With Love & Wags

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With Love & Wags
Meet Finn, My Foster Dog

I did it again.

I’m fostering another animal.

This time, it’s a dog. Something about his picture on Facebook struck a chord within me. Maybe it was his soulful brown eyes, or maybe his scraggly, matted face. Or reading that he was probably 10 years old and scared at the shelter.  

A stranger had dropped him of at the Philadelphia Animal Care & Control Shelter (ACCT). He had been found wandering in the streets. In terrible shape, he had been clearly neglected – with rotting teeth, nails so long they curled under making it difficult to walk, cataracts in both eyes and a coat completely matted. So matted that his ears were completely filled with knotted fur. He was underweight at only 7 pounds.

As I filled out my foster parent application and waited in the lobby, I watched as person after person turned in their pets. It made my stomach turn – on a typical day, ACCT can take in over 125 cats and dogs.  Per day. For all kinds of reasons: house soiling; barking; I'm moving; I can't afford to pay for his health care; I don't like him; I'm suddenly allergic; We're having a baby. And we all know their fate – only the lucky few make it to a new home.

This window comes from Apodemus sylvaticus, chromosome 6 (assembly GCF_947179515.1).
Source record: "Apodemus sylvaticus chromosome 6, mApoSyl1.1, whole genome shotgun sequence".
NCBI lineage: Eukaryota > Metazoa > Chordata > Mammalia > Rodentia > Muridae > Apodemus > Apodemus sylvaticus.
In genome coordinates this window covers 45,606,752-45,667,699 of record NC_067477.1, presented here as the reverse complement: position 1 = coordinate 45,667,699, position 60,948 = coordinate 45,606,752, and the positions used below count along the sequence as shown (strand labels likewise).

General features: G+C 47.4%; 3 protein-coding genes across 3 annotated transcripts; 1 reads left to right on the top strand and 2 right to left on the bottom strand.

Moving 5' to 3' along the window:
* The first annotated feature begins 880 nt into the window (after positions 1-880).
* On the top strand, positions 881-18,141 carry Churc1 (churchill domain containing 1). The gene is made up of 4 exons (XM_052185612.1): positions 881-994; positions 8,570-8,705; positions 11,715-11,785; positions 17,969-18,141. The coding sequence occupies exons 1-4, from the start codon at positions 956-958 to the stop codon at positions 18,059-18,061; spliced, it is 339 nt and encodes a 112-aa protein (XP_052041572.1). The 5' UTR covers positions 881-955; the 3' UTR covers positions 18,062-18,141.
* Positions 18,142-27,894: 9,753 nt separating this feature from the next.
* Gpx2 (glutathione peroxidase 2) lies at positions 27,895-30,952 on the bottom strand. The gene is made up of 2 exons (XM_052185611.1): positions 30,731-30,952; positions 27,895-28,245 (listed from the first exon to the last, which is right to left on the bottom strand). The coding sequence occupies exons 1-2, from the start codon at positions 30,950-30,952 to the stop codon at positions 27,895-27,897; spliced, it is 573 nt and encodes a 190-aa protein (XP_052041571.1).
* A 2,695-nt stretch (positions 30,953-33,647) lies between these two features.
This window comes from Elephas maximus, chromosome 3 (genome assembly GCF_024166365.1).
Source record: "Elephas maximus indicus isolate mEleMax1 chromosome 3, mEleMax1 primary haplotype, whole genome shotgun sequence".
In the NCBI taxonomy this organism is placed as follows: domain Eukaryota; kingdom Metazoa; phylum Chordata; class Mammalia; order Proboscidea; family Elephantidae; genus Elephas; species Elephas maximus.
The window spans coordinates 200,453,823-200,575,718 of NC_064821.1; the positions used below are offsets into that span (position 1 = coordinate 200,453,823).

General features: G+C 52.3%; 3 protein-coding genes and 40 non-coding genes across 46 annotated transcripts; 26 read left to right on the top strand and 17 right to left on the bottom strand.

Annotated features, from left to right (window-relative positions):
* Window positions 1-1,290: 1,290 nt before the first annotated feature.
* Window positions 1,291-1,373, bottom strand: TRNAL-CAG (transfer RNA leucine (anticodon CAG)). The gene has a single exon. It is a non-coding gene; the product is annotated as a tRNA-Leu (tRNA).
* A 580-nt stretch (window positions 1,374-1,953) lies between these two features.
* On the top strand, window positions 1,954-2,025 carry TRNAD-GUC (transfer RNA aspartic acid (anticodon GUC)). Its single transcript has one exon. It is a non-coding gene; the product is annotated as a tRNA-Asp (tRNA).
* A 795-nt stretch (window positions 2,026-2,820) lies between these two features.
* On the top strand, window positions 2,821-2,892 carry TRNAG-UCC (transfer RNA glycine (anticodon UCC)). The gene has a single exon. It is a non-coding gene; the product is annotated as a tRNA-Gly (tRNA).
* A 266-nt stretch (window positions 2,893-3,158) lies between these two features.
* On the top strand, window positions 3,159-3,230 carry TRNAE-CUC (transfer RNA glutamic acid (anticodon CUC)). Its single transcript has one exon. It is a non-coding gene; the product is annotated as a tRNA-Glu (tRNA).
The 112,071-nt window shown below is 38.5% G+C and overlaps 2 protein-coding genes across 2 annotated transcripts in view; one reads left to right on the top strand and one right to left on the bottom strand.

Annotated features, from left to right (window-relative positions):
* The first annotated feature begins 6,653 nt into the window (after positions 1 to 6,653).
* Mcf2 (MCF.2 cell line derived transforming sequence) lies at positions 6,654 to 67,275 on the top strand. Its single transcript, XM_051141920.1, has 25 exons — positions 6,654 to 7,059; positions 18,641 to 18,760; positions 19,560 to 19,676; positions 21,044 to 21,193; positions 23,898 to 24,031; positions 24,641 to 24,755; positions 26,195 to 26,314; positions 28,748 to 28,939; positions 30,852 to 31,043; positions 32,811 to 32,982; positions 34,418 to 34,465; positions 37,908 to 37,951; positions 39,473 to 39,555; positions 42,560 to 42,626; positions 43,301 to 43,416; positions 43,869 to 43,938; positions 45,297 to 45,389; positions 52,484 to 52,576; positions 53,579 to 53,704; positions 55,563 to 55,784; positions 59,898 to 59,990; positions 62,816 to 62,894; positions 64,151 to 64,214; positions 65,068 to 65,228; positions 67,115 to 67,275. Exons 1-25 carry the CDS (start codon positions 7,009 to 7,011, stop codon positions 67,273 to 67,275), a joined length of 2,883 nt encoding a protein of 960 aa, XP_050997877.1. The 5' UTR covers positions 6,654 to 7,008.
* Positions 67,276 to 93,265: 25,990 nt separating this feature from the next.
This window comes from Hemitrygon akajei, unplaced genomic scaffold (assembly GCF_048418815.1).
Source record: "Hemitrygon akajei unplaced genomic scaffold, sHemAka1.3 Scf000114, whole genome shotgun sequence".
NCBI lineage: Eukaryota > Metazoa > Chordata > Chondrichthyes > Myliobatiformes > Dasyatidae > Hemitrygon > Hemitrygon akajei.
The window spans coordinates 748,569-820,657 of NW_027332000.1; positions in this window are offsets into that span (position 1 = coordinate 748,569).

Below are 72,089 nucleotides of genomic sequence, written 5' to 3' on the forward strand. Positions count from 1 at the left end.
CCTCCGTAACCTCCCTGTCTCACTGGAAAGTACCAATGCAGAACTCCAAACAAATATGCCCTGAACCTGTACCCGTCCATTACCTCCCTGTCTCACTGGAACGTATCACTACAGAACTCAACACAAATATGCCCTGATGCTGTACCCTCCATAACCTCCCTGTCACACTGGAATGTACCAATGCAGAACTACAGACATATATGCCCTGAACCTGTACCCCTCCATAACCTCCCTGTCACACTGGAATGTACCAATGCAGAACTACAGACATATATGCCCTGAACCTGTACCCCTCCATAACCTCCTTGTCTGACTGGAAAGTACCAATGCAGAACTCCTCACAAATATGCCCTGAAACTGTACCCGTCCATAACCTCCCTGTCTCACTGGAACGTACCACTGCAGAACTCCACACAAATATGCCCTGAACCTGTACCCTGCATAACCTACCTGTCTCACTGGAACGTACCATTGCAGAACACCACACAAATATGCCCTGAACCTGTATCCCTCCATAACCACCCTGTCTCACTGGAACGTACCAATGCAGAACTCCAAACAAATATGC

I was excited, anxious, leery and hopeful. Anxious to spring the little guy out of this joint. Leery that I wouldn’t be able to get him adopted because of his heath and age. Hopeful that I could make a difference in one animal’s life.

He climbed right into the carrier was completely silent during the entire drive home. Not one peep. We made a quick stop at the groomer’s to see if we could get some of the matts shaved off, which took over 2 hours. But he wouldn’t let us near his face or ears or even clip his nails.

Once we arrived home, he wolfed down dinner and immediately curled up on a blanket. He stayed there for the next 15 hours and slept.

When he finally woke up, I had a skittish, weary, scared dog who shook when I came near him. He cowered at sight of a leash and resisted going outside for a walk. He preferred to stay in his crate and sleep, and only come out to eat. 

But by our third night, I actually got a tail wag when I came home from work. Which quickly progressed to lick and him curling up next to me on my couch.

And the next night, he was sleeping in my bed.

I named him Finn, and he’s about to learn just how great life can be.